“The least we owe Ukraine is full support, and to do this we need a stronger Nato […] Today, one cannot be a leftist if one does not unequivocally stand behind Ukraine” (The Guardian, June 21, 2022).
Who is the author of the above words? Is it NATO Secretary Jens Stoltenberg? Or German Chancellor Olaf Scholz? Maybe Spanish Prime Minister Pedro Sanchez? None of them. The phrase belongs to a celebrity of contemporary left-wing intelligentsia. The much publicized “Hegelian Marxist” philosopher Slavoj Žižek.
Žižek’s opinion on Ukraine would have been completely insignificant if the Slovenian thinker and cultural theorist had not received so much publicity in the Western media, establishing himself as one of the “most important living intellectuals”. For more than two decades, Žižek has a prominent position not only in the bourgeois press but also in the most prestigious academic institutes and think tanks in Europe and the United States.
The reality is that Slavoj Žižek is the embodiment of pseudo-marxist charlatanism who, through grandiloquent analyses, incoherent and frequently contradictory philosophical mumbo-jumbo and pompous expressions, tries to “whitewash” the exploitative system itself.
“Americans are in Ukraine,” states the New York Times, noting that the exact number of U.S. citizens fighting on the front lines of the conflict is unknown.
The New York Times adds that some of these Americans are also volunteering for casualty evacuation teams and to be bomb disposal specialists, logistics experts and instructors.
The New York Times also claims that there are currently small teams of former special operations members providing training to Ukrainian soldiers and, in some cases, helping Kiev’s forces plan combat missions.
Oil and gas workers at state giant Equinor are on strike in Norway, the largest producer of oil and gas in Western Europe. The strike is escalating Europe’s natural-gas crisis a week before a key pipeline with Russia shuts for maintenance. Benchmark Dutch natural gas futures surged 10% on Monday on news of the strike in Norway.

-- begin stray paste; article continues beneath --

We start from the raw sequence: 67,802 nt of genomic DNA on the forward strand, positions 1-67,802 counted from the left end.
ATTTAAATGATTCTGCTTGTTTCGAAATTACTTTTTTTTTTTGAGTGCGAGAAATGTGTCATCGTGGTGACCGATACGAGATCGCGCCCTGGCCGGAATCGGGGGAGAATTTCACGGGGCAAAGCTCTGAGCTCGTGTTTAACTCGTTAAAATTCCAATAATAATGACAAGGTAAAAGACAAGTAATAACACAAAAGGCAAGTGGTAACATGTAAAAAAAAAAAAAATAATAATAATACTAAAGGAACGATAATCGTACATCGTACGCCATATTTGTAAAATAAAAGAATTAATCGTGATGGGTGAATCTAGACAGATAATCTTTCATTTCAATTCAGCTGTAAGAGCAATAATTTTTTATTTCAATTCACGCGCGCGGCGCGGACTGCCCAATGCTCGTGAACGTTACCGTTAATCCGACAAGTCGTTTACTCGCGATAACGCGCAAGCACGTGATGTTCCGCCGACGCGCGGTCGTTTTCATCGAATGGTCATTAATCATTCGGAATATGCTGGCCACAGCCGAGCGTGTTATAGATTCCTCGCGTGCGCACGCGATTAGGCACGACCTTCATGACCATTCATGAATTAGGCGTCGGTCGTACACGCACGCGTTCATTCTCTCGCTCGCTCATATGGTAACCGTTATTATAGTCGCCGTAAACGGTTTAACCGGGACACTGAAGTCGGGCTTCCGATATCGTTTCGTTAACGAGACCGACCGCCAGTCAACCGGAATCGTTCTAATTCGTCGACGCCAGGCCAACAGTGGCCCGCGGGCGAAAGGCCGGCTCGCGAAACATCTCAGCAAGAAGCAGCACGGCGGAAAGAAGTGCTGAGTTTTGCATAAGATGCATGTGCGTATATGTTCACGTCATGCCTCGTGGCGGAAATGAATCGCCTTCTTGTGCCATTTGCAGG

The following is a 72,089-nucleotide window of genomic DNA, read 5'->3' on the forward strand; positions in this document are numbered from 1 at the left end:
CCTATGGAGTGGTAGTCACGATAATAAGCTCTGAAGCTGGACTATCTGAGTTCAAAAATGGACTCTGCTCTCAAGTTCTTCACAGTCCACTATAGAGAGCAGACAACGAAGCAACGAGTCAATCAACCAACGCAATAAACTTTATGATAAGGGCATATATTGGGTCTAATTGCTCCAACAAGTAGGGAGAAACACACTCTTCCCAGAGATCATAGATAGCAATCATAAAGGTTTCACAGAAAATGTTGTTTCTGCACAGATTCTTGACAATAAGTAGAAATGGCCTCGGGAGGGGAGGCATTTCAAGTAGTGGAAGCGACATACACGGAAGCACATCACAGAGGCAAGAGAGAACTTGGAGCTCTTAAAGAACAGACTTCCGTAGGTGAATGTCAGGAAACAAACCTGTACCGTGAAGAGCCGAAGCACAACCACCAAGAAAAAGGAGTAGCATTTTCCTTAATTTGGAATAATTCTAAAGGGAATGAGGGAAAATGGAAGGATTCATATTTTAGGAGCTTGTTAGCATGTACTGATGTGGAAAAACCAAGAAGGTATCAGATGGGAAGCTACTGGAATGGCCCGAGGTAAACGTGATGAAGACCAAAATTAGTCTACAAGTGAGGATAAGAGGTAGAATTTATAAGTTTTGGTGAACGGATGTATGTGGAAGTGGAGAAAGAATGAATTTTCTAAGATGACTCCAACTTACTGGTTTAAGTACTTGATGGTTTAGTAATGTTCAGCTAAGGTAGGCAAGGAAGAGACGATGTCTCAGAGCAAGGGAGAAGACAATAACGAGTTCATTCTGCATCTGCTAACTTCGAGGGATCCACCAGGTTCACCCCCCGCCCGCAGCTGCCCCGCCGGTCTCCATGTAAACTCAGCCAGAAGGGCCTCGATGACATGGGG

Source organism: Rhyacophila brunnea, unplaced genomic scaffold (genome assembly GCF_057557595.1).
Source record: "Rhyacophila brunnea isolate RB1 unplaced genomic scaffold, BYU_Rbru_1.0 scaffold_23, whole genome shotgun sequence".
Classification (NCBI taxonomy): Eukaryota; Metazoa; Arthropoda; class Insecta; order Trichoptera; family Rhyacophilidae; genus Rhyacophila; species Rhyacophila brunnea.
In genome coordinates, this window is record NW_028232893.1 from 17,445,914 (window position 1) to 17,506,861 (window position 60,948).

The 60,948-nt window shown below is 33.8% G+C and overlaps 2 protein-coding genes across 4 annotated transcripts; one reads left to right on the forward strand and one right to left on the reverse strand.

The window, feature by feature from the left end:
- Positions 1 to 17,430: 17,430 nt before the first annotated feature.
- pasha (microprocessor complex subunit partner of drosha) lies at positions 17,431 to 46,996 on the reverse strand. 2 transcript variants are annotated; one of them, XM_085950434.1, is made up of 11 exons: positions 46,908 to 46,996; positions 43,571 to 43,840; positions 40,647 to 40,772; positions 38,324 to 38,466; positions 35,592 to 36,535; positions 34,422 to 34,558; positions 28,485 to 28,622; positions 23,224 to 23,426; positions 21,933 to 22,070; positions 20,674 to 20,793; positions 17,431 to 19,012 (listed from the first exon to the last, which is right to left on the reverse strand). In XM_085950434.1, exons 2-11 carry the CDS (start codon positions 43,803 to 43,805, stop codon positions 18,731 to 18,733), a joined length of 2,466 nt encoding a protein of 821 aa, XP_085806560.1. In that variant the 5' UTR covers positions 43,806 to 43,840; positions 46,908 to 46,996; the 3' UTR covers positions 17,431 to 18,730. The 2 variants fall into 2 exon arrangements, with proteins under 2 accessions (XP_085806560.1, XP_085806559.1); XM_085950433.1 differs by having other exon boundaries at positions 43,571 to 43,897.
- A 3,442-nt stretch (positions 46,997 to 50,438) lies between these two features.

Operator Equinor has initiated a shutdown of three fields in the North Sea as a result of the strike, the company said on Tuesday.
The striking workers are demanding wage increases to deal with rising inflation, which hit 5.7% in May — the highest since 1988, according to Norway’s statistics agency.
The strike that has started on Tuesday is expected to cut Norway’s gas production by 13% from Wednesday. Norway supplies 20% to 25% of EU and UK’s natural-gas demand, according to Norway’s Ministry of Petroleum and Energy.
On July 1 at the White House, US President Joe Biden made a startling disclosure that “the idea we’re going to be able to click a switch, bring down the cost of gasoline, is not likely in the near term.”
American gas exporters have positioned themselves accordingly to fill the gap as Europe turns away from Russian imports. FT reported recently that “US liquefied natural gas producers have announced a string of deals to boost exports as the industry capitalises on shortages that have left Europe with a mounting energy crisis.”
The deals are so lucrative that Cheniere, America’s leading gas exporter, has taken an investment decision to push ahead with a project that will boost its capacity more than 20 per cent by late 2025, anticipating long-term supply deals and locked in purchases of US gas over the coming decades. The US producers of gas are reportedly running plants flat-out to increase supplies to the EU.